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1947 Frazer Manhattan news, pictures, specifications, and information

In 1945, Henry J. Kaiser and Joe Frazer formed the Kaiser-Frazer Corporation with the purpose of creating an economical, light-weight, and innovative vehicle.

When Henry J. Kaiser began production of the Manhattan, his goal was to produce a safe vehicle. This was accented by the vehicles bumpers, low centre of gravity, excellent field-of-view for the driver, and more. The design updates were courteous of the legendary designer, Howard 'Dutch' Darrin. The first Manhattan was actually created in 1947 as a Frazer and not a Kaiser. In 1951 the vehicle became the Kaiser Manhattan, the result of Frazer splitting his relationship with Kaiser.

Under the hood of the Manhattan sat a six-cylinder engine. This was unfortunate because the competition was offering high-output eight-cylinder variants that were more powerful and offered more performance.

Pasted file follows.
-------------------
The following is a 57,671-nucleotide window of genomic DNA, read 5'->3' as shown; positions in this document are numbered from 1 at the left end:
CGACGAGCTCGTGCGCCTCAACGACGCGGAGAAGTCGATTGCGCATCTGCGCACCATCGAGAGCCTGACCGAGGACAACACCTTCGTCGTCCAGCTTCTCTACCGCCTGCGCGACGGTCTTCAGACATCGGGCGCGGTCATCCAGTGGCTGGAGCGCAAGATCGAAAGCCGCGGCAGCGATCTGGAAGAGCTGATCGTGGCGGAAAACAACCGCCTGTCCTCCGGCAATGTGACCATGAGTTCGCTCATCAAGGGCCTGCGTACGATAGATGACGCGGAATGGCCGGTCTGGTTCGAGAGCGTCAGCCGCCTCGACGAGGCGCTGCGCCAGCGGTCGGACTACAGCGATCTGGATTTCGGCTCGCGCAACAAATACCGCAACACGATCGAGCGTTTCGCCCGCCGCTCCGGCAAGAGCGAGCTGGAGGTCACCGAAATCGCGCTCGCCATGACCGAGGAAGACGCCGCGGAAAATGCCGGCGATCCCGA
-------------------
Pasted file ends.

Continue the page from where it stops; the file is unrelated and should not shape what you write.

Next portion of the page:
In 1954 Kaiser offered the Manhattan with a McCulloch VS57 Supercharger. This raised horsepower for the 226 cubic-inch engine from 118 to 140. The zero-to-sixty time when from nearly 18 seconds down to 15.

In 1953 a high-end version of the Manhattan was produced, dubbed the Kaiser Dragon. The exterior was given a reptilian theme trim package complete with 'dragon-skin' vinyl room. The interior continued this theme in its upholstery.

In 1953 Kaiser merged with Willys-Overland which proved to be a bad move for the Kaiser Company. Willys-Overland was being criticized by the public over its military contracts. As a result, negative press arose and ultimately accelerated the companies' demise in 1955. The Kaiser factories were closed and the production equipment was sent to Cordoba, Argentina in 1958 where the production of the Manhattan continued until 1962. During this 1958 through 1962 time period, around 8,025 non-supercharged Kaiser Carabela's were produced.

Much is left up to speculation about the fortunes of the company if a eight-cylinder engine would have been offered. The Manhattan was a stylish vehicle but its six-cylinder engine was not enough to keep the public interested.

By Daniel Vaughan | Dec 2006


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